For the young professionals selected for the Orchestral Training Fellowship, the program prepares them to win jobs in professional orchestras. The week is spent sharpening their skills through daily coaching with expert brass players, masterclasses, and intensive audition preparation, all while building their professional network and connections to their future colleagues.


"a 'confluences of events.'"
—Douglas Lindsay

Mind you, programs like the CSBI don’t appear out of thin air. Lindsay recalls that the program came out of a “confluence of events.” According to Chris Olka the roots of this program took hold in a casual conversation between friends a few years ago:

“Doug [Lindsay] was brainstorming and said, ‘Well, I think that before I retire, I’d like to do something to make [Cincinnati] a destination for young brass players, because there are so many young brass players who aren’t aware of what Cincinnati has contributed.’

“In my recollection, that was the moment where Doug got that idea of a summer brass institute and, true to his word, he started putting his thoughts on paper and got it from a nascent idea to this full-fledged, big, big thing that it has turned into.”

With a vision outlined—a program that provides the next generation of brass players with a launchpad to a successful career—Lindsay began making plans and set them into action. With the help of Carol Dary Dunevant, CSO Director of Learning, and an organic relationship with Miami University, where Lindsay and several other CSO musicians teach, the CSBI began to come to life.

According to Lindsay, the CSBI seeks to shine a light on Cincinnati’s history of remarkable brass musicians, in addition to bolstering the careers of young brass players: “There’s really a rich history of brass playing in this city, because of its German roots. The guys that were here back in the early 20th century were animals. The Cincinnati brass-playing history inspired me. As someone from Cincinnati, I want people to know this is what it’s like.”

High School Scholars and Orchestral Training Fellows pose with Associate Principal Trumpet Douglas Lindsay after a performance, June 2022.  Credit: Josh Stenger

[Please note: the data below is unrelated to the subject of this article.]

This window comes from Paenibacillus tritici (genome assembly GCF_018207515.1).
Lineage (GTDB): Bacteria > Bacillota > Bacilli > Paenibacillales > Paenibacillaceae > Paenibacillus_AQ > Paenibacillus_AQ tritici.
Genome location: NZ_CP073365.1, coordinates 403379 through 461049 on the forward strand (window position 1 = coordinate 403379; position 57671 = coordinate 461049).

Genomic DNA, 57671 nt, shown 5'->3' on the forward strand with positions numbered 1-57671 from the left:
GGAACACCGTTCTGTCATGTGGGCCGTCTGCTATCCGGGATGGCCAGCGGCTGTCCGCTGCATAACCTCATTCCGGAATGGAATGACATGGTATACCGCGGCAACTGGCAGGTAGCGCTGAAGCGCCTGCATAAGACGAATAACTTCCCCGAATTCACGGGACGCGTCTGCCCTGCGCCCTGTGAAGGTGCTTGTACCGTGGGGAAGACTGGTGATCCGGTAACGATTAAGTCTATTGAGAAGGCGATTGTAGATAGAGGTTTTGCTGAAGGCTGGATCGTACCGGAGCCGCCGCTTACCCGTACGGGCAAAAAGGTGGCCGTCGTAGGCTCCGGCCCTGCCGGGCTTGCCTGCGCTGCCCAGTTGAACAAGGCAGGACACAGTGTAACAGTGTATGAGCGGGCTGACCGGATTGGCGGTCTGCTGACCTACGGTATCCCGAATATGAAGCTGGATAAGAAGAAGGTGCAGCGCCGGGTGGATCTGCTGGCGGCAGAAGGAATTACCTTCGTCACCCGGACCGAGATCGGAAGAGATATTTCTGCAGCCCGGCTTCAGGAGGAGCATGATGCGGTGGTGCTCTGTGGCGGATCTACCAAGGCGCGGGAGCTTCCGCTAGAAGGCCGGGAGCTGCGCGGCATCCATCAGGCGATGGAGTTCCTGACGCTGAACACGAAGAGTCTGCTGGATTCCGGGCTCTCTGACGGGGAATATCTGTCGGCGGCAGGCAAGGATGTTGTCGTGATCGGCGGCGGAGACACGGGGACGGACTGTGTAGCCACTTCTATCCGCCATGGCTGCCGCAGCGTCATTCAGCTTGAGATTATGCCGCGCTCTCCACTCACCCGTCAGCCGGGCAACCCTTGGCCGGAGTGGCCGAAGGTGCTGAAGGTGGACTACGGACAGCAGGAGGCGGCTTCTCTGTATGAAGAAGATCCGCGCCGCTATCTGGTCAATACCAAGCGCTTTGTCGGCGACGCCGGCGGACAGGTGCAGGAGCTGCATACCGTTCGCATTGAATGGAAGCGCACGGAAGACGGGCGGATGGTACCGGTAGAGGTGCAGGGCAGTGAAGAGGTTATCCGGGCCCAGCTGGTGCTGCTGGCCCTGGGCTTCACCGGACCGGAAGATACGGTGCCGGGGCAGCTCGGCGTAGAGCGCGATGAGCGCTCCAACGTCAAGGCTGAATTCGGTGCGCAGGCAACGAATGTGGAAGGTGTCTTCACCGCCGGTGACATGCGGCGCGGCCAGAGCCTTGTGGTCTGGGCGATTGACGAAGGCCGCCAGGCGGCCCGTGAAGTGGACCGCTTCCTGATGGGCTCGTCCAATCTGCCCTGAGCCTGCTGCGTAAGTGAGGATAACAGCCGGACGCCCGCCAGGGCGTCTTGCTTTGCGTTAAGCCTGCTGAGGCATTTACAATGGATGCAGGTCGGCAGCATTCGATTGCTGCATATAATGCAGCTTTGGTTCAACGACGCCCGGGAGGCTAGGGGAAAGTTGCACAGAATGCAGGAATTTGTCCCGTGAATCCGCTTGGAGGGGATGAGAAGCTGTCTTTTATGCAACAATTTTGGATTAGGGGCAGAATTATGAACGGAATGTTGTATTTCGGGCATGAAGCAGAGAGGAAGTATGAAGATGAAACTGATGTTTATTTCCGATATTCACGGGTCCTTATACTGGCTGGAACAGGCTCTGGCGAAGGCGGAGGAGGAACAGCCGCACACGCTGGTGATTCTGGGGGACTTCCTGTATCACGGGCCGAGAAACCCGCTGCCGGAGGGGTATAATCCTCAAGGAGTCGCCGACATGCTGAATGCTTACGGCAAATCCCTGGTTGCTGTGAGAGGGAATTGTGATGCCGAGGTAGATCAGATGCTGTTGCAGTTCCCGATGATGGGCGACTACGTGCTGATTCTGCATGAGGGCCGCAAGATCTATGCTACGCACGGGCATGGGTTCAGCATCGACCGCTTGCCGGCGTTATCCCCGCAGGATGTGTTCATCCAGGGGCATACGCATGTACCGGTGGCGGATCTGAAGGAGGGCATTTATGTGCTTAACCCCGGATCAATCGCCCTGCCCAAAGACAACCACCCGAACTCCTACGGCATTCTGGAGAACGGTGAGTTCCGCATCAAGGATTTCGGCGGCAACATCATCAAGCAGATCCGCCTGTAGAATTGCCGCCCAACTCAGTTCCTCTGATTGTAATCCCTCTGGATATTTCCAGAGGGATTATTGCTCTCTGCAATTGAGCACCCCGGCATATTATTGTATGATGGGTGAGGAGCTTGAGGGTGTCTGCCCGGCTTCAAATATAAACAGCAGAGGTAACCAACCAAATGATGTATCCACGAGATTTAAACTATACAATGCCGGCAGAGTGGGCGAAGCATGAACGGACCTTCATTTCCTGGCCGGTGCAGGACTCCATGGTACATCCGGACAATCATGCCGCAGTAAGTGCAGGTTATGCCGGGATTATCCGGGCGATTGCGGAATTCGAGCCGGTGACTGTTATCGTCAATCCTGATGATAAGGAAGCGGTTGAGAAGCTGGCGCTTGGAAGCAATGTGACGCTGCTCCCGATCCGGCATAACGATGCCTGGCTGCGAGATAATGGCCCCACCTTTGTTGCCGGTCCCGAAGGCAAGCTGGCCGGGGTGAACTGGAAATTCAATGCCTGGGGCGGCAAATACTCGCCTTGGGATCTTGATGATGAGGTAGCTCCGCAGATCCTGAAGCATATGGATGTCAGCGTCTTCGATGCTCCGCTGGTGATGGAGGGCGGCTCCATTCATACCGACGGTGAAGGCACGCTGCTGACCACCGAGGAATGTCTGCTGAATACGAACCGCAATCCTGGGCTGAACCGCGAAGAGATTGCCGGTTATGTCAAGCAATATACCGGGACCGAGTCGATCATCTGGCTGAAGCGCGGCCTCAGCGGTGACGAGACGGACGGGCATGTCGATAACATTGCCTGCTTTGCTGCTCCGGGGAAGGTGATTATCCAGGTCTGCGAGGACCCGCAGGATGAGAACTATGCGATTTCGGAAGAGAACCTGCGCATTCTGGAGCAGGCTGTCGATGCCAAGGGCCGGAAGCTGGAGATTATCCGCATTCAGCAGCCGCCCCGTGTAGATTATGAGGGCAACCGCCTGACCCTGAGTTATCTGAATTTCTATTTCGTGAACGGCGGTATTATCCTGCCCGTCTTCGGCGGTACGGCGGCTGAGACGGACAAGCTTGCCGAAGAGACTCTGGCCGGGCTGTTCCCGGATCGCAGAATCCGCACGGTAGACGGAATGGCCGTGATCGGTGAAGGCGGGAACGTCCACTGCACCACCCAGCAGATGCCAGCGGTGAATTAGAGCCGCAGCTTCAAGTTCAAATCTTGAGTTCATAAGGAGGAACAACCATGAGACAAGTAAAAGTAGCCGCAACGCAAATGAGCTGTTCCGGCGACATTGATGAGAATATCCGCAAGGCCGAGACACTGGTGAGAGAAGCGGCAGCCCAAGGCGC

High School Scholars and Orchestral Training Fellows pose with Associate Principal Trumpet Douglas Lindsay after a performance, June 2022. Credit: Josh Stenger

CSBI 2023 Auditions

Applications for the CSBI 2023 Season are due on February 15, 2023. Audition dates for the Orchestral Training Fellowship and High School Program can be found on the application, which is available at
The audition experience has been tailored to each program’s goals. In contrast to the typical audition format, the High School Program auditions have a workshop format. According to Lindsay, this “very relaxed audition” allows the adjudicators to foster a growth mindset in the room. Some advice from Lindsay for prospective High School Program students, “Prepare. Don’t come in and sight read. Take the music to your teacher. If you don’t have a teacher, take it to your band teacher.”

As for the Orchestral Training Fellowship, musicians should expect an experience of the same caliber as that of a professional orchestra audition. The adjudicators expect clean recordings and spotless takes of the audition excerpts, paired with a high level of musicianship. Lindsay offered the following advice, typically reserved for his students, to prospective Orchestral Training Fellows: “Start now, and do a hundred takes.”

The 2023 Cincinnati Symphony Brass Institute will take place in June 2023 at Miami University. To learn more and to apply, please visit